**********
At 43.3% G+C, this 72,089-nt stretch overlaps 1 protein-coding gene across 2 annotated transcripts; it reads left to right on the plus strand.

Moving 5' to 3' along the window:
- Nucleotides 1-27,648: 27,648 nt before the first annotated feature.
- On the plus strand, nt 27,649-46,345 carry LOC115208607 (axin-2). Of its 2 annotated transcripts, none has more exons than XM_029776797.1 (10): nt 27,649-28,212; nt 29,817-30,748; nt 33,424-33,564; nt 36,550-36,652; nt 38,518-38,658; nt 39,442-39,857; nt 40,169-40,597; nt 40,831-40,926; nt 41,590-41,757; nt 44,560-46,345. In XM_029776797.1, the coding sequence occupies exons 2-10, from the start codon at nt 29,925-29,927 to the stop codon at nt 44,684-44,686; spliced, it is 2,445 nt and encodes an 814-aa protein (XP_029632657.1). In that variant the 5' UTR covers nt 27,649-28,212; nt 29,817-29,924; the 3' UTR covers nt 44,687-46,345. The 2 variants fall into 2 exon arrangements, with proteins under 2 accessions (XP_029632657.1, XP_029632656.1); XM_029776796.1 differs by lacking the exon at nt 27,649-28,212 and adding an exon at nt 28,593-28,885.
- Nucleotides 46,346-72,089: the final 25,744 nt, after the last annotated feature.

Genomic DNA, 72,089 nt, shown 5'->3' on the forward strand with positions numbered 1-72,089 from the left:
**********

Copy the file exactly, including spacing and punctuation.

At 43.3% G+C, this 72,089-nt stretch overlaps 1 protein-coding gene across 2 annotated transcripts; it reads left to right on the plus strand.

Moving 5' to 3' along the window:
- Nucleotides 1-27,648: 27,648 nt before the first annotated feature.
- On the plus strand, nt 27,649-46,345 carry LOC115208607 (axin-2). Of its 2 annotated transcripts, none has more exons than XM_029776797.1 (10): nt 27,649-28,212; nt 29,817-30,748; nt 33,424-33,564; nt 36,550-36,652; nt 38,518-38,658; nt 39,442-39,857; nt 40,169-40,597; nt 40,831-40,926; nt 41,590-41,757; nt 44,560-46,345. In XM_029776797.1, the coding sequence occupies exons 2-10, from the start codon at nt 29,925-29,927 to the stop codon at nt 44,684-44,686; spliced, it is 2,445 nt and encodes an 814-aa protein (XP_029632657.1). In that variant the 5' UTR covers nt 27,649-28,212; nt 29,817-29,924; the 3' UTR covers nt 44,687-46,345. The 2 variants fall into 2 exon arrangements, with proteins under 2 accessions (XP_029632657.1, XP_029632656.1); XM_029776796.1 differs by lacking the exon at nt 27,649-28,212 and adding an exon at nt 28,593-28,885.
- Nucleotides 46,346-72,089: the final 25,744 nt, after the last annotated feature.

Genomic DNA, 72,089 nt, shown 5'->3' on the forward strand with positions numbered 1-72,089 from the left: